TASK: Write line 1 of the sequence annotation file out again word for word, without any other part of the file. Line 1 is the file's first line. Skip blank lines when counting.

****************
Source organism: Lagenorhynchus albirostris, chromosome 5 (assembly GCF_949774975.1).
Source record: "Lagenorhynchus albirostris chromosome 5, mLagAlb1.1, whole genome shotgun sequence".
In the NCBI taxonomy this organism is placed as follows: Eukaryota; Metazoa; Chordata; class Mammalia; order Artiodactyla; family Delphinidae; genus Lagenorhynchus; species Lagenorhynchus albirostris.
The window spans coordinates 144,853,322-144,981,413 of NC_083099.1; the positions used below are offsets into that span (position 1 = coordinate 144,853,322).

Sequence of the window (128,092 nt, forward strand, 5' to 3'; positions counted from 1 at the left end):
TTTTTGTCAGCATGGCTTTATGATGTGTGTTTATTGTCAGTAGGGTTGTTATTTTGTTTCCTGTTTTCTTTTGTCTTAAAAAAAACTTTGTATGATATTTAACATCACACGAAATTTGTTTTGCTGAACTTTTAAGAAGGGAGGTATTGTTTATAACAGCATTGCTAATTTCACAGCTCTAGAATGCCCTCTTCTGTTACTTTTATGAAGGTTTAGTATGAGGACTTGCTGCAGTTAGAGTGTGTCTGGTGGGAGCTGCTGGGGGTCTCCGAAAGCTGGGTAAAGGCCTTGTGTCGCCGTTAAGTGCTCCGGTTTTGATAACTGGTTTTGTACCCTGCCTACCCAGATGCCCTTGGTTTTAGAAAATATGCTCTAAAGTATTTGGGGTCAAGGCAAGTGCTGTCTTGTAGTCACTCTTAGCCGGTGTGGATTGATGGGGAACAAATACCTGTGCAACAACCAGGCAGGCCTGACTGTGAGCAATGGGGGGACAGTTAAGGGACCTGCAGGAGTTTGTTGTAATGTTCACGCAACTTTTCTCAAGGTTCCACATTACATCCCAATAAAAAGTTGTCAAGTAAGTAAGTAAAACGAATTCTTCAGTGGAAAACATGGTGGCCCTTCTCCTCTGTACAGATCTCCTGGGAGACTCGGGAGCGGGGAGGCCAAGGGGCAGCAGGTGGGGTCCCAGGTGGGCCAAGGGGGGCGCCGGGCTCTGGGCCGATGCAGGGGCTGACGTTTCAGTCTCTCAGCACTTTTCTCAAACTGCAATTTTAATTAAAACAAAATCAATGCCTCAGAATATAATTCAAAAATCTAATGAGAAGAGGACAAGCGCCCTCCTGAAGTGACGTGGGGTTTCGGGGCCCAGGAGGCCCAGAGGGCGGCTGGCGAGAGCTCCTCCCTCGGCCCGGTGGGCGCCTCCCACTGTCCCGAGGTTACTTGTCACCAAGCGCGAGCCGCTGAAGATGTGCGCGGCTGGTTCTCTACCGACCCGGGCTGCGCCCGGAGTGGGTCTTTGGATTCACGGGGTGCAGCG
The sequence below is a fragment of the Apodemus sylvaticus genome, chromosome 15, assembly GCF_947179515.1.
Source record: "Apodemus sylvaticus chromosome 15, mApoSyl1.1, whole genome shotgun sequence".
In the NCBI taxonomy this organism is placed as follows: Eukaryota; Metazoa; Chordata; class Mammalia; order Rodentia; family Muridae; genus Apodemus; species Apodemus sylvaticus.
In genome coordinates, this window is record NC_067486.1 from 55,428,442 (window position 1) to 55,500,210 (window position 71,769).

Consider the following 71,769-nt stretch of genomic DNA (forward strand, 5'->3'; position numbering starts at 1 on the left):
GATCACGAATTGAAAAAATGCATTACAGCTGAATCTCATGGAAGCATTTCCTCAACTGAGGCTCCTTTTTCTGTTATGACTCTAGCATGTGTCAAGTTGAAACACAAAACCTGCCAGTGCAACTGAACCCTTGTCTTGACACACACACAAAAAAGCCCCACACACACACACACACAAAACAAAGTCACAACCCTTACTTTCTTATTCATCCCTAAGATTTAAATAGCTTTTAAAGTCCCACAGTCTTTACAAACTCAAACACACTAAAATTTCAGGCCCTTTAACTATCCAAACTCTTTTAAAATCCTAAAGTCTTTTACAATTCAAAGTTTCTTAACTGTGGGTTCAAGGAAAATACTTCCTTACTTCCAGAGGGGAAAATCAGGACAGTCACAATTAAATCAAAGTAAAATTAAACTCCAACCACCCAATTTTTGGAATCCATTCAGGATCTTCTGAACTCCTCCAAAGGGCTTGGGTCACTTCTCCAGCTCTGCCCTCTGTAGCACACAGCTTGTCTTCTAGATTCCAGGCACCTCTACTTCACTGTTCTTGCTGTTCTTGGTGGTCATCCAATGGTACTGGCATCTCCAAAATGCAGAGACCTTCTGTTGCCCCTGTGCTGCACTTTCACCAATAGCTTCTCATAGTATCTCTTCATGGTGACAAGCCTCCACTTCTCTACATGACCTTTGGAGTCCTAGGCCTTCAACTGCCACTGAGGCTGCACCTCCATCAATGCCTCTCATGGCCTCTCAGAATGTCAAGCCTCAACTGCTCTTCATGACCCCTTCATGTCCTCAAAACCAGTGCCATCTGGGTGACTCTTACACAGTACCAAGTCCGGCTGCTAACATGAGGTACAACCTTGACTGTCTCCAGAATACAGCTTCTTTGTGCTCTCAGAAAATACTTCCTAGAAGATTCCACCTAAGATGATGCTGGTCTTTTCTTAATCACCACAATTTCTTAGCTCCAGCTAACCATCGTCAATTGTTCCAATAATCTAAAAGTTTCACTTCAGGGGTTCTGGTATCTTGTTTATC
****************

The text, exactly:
Source organism: Lagenorhynchus albirostris, chromosome 5 (assembly GCF_949774975.1).